Tag Archive | Climate change

Simran Sethi – For the love of coffee!!

Simran Sethi

Simran Sethi (image from the Asia Society blog page)

Simran Sethi, Environmental Messenger, is part of the barrage of the Wheeler Centre‘s 2015 questions to Melbourne. She gives a talk entitled ‘Endangered Pleasures; the slow loss of food we love’ on March the first. Simran is a petite woman with shining black hair that swings around her like a mobile halo. Her generous smile is a brilliant white. She gestures with her hands, moulding meaning into the air in front of her, giving, exuding, impressing influence into her audience.

cup of coffee

image taken from Bings Boba Tea site

The focus of her speech, as best suits cafe-cultured Melbourne, is coffee. A few years ago, on a research trip to Rome, she was side tracked by a novel concept (to her). She’d been writing a book about seeds when she discovered scientists were actually concerned with teetering bioagrodiversity. Remember the beginning of that very scientific film Interstellar? Where that geeky science boffin, Michael Caine, points out the blighted corn? Not so fictional after all.

It seems many of our staple food crops are at risk of extinction. Wheat. Cows. Chocolate. And coffee. (Simran didn’t mention bees.) Of course we know the threats. Loss of habitat, pollution, climate change, disease …

Only 30% of all species are used by humans. Basically we don’t care what happens to stuff we can’t eat, drink or wear. If it doesn’t act like a pest, we ignore it. If it’s a crop we choose the best of the best, breed it up and maybe add some spicy cells to a test tube to improve it further. Then we only farm that one species. All across the world. The same species of banana. And when that one species falls prey to one disease? All gone.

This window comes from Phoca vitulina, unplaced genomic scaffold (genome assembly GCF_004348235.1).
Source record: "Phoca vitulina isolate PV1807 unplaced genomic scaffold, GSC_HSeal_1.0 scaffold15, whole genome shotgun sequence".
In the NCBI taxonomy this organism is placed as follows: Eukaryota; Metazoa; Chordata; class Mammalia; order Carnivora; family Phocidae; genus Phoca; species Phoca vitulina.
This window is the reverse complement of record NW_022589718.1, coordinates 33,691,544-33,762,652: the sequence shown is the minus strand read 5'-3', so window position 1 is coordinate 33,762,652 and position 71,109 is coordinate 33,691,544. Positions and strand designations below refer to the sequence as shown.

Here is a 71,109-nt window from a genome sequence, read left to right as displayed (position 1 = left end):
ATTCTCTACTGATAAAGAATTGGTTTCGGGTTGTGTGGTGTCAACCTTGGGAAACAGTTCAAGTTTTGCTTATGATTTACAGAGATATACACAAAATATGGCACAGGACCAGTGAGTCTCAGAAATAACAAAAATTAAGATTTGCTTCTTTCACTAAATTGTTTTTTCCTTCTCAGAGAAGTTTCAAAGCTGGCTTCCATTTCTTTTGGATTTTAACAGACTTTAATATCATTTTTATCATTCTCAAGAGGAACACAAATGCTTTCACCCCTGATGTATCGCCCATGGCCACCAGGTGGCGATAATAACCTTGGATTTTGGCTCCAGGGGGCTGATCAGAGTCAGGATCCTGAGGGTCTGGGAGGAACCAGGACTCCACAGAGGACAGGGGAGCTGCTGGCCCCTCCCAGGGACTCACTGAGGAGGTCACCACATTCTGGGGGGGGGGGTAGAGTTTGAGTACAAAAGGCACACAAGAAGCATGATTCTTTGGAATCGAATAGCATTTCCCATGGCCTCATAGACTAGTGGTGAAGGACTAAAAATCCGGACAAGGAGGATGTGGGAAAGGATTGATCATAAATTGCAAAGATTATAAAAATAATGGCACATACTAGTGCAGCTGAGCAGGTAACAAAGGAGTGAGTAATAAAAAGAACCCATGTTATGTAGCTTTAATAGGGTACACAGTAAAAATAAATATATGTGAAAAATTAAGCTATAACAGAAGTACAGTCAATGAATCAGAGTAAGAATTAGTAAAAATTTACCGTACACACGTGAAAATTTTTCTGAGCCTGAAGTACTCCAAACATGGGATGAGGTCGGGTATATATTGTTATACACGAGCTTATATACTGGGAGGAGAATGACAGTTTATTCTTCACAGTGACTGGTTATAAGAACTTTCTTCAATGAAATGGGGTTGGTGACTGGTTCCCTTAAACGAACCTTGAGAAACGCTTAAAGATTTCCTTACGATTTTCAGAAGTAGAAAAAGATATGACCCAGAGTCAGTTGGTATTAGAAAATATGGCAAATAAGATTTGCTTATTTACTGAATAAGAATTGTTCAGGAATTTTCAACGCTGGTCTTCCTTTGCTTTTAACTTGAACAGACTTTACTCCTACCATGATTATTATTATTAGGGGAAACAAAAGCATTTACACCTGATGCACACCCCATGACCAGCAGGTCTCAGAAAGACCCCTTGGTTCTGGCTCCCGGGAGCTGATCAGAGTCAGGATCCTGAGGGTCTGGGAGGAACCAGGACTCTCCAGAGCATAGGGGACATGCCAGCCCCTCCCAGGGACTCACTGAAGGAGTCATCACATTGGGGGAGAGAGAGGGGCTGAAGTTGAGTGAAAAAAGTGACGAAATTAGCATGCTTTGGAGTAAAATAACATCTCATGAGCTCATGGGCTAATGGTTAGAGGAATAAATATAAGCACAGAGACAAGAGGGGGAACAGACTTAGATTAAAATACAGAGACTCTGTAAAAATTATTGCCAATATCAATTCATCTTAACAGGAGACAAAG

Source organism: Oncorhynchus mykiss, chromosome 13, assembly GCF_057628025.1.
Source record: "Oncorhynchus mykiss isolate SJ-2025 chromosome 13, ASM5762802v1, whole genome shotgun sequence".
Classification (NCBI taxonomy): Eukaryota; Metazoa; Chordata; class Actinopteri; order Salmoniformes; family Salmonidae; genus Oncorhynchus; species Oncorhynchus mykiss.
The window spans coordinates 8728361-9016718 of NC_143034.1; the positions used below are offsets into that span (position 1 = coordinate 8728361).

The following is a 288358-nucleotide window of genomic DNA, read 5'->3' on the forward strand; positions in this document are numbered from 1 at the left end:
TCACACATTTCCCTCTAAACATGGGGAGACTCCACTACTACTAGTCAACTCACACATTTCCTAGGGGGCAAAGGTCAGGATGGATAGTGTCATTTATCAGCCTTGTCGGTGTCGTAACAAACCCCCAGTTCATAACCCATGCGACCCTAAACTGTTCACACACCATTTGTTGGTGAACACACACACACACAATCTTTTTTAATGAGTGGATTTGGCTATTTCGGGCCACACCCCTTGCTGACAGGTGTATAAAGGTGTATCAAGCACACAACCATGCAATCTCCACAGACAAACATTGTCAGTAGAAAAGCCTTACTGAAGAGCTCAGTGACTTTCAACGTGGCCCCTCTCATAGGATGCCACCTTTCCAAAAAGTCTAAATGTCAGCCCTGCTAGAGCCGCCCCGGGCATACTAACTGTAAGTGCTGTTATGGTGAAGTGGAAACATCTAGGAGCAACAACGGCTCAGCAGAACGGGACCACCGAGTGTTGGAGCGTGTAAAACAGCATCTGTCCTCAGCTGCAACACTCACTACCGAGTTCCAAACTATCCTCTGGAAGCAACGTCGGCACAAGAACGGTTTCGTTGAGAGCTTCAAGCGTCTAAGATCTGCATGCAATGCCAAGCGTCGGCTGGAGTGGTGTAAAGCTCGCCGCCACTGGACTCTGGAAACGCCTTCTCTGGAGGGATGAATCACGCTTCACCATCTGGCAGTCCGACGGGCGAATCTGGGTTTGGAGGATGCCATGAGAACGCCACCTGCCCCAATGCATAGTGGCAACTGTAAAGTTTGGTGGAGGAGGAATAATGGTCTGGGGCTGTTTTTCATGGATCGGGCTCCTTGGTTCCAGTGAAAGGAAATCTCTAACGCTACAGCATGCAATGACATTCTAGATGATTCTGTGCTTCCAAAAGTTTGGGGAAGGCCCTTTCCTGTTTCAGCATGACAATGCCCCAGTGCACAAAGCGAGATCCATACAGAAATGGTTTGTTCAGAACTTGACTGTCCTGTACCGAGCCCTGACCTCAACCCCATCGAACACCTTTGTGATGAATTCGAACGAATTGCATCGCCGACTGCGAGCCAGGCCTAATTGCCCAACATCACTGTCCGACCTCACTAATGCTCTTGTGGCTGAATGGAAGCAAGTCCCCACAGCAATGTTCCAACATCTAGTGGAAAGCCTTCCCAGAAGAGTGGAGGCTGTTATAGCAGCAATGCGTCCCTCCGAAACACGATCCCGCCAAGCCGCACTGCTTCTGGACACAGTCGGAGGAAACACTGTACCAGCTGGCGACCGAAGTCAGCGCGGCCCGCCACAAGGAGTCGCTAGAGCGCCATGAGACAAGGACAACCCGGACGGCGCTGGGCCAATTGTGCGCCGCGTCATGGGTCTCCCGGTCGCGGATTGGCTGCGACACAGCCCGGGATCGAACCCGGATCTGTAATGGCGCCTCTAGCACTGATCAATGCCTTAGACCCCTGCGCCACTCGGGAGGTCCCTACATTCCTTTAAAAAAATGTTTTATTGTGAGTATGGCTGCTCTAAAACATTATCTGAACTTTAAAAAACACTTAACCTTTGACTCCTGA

farmer in banana farm

(image from http://agrobiodiversityplatform.org/)

Where the scientists see genetic erosion Simran sees cultural erosion. She became animated as she described her fantastic global research project to understand the web of coffee making. To seek the hands that make the coffee.

farmer's hands with coffee berries

(image taken from http://blog.yellow-seed.org/65/)

From the calloused farmer to the tattooed barista, it is the sweat and toil of humans that intrigues Simran. Her coffee guru comes from Seven Seeds, a Melbourne coffee roasting cafe, educator and specialist. His coaching leads her to understand the taste of coffee for the first time. Now more than just wet brown stuff, along with flavours of lemon and hints of peach, she can discern the soil and the weather of Ethopia, or Columbia perhaps. The flavour of her coffee is mixed with farmers’ sweat and the swirl of dryers’ rakes. There’s packers, drivers, container loaders, ship crew, unloaders, more drivers, roasters, grinders, and the hiss of steam at the end. All endangered.

Simran pointed out that scientists use a combination of strategies to save plant species from extinction. There’s ex-situ conservation such as seed banks (struggling for funding in the main). There’s in-situ conservation such as leaving the plant to grow in the wild or at a farm. And there’s in-vivo conservation where humans eat it, drink it and keep it alive because humans like it. Love it.

l love coffee picked out in coffee beans

http://www.fanpop.com/clubs/coffee/images/34484500/title/coffee-photo

If we all learn more about our foodstuff, Simran says, we will give thanks. She believes we can save our favourite plants by our very dependence. If we consider our coffee, we will save our coffee. Her reply to the question about an individual’s ability to affect the food chain was that we should all be kind, learn the provinance of our produce and revalue what is important. If only that was all it took, Simran.